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Dan Worrall

Jeffries/dipper Action Board Repair Question

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I have a lovely old Jeffries 30 button that I recently purchased. It had been completely rebuilt in the 1970s by Colin Dipper, and is a wonderful player. However, it has developed an air leak. Investigating, i found the culprit -- a hairline crack has opened up in the action board, extending about 3 inches from the air button hole down to a nearby note hole, along the grain. The crack is only wide enough to see daylight through, but it is enough to render the instrument sluggish and leaky.

 

The soundboard, built during restoration, appears to be spruce or some such, and is single wood (not a ply). In later days, Colin used plywood for these boards, for just this reason....stability and resistance to cracking; my 1991 Dipper's action board is made with ply.

 

No doubt the change in climate from the UK to here in Texas had something to do with this crack developing. And of course, there is the issue of dry air from inside heating during the winter.

 

I'm thinking of spreading some wood glue into the crack, on both sides, to seal it. Or possibly some rubber cement. Any suggestions on this from seasoned repairers?

 

Cheers,

Dan Worrall

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My usual approach to very fine cracks like this is to use superglue/cyanoacrylate because of its ability to reach the full extent of the crack by capillary attraction. Precautions to take: Remove any pads that lie over the crack. If the wood has moved up or down on either side of the crack forming a step then you must arrange some clamping that will bring the edges back into line before applying any adhesive. I start with the least viscous grade of superglue, if any wider parts of the crack are not completely filled then you can add a little of a more viscous grade. Wipe away any surplus immediately. Leave it to cure for longer than the instructions say. To be on the safe side I usually leave it a few hours before attempting reassembly.

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.......there is a trick I have recently discovered when repairing the nut on a guitar or similar, whereby superglue and baking soda are used together.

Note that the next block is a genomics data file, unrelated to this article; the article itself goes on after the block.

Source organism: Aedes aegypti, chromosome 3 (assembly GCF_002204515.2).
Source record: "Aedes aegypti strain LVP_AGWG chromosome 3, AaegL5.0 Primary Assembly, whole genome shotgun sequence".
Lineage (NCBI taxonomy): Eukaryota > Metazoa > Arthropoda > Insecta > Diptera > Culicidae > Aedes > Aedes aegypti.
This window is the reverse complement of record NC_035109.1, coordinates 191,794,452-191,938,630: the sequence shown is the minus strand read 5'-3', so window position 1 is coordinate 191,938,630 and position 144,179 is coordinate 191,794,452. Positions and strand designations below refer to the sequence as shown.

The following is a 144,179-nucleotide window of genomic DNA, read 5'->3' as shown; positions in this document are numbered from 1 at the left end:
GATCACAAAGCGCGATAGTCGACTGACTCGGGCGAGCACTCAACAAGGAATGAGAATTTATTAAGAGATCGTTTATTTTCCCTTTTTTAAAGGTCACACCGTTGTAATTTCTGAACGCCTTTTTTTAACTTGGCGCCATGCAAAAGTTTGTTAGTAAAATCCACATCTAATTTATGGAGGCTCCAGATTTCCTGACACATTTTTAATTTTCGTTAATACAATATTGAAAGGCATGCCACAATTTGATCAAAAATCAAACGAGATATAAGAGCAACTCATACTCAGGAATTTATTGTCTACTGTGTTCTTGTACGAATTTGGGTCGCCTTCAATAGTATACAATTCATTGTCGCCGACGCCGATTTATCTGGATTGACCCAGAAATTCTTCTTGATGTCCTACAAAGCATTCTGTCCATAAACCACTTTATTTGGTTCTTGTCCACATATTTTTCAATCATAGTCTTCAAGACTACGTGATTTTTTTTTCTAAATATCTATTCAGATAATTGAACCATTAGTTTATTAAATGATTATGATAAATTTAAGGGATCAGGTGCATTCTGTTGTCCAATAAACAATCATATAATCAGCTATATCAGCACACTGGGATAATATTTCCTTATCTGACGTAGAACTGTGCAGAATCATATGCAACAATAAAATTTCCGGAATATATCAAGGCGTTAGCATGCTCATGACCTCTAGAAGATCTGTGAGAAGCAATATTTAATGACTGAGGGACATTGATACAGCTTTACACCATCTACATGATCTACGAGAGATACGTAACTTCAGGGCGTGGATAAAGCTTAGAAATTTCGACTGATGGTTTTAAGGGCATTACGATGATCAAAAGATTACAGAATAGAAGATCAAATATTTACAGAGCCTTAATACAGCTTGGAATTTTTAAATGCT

Would this be useful for filling wider gaps in wood in an instance like this ?

Robin

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This is one of the rare cases when I'd be tempted to fill it with epoxy, because you want something that isn't going to shrink as it dries. You need a thin watery epoxy (e.g. West Systems) that will run down into the crack, not the rapid repair adhesive stuff.

 

This quick video covers the basics:

https://www.youtube.com/watch?v=jcJKzQaW3Ps

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Personally, I prefer not to rely on glues and fillers too much, if I have enough of a split to let air through, or create a step, then I tend to open the crack a bit more and set a strip of thin wood into position, clamping only to ensure that any 'step' is taken out. if the split is just a hairline crack then I wipe PVA glue into it. One thing I never do is to try to close a crack or split in these circumstances. If the crack has happened then the structure is de-stressed and stable, I just repair the fault.

 

Dave

Edited by d.elliott

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Many thanks, all!

 

It is just a hairline crack, with no step, thankfully. I think I'll go for the PVA glue and will let you know how I get on with it!

 

Dan

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Water-thin glue would be best for a hairline crack "along the grain" On a flat, thin piece like an action board, I would tape over the back-side of the crack and the front- side surrounding the area where you plan to apply the glue, for a cleaner-looking repair. Three inches is a good bit of area to cover, so best to gently clean out the crack and surrounding areas first, ensuring that you only have to do the repair once. I find that using glue to fill in a hairline crack can be messier than I anticipate, which is why I always try to have tape and solvent handy to clean any glue that finds its way onto the flat surface.

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That’s why I use low viscosity superglue. Just apply a couple of drops to the crack and it immediately travels the full length and width of the crack by capillarity. Quick and effective and little or no excess to clean up.

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Oh Dan it is probably to far gone, but I will take it off your hand for $100....no more troubles! :lol:

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Posted (edited)

Right.

 

That note reminds me to mention that I fixed the crack, and it is playing great now.

 

I also took that time to make a set of higher wooden hand rests for it (1.1 in instead of 0.6 in originally) and that makes all the difference in the world ergonomically. The distance from the hand rest to the buttons of the G row is 1/4 in shorter on a Jeffries than on my Dipper Clare....go figure....and it always felt a little cramped. No longer.

Edited by Dan Worrall

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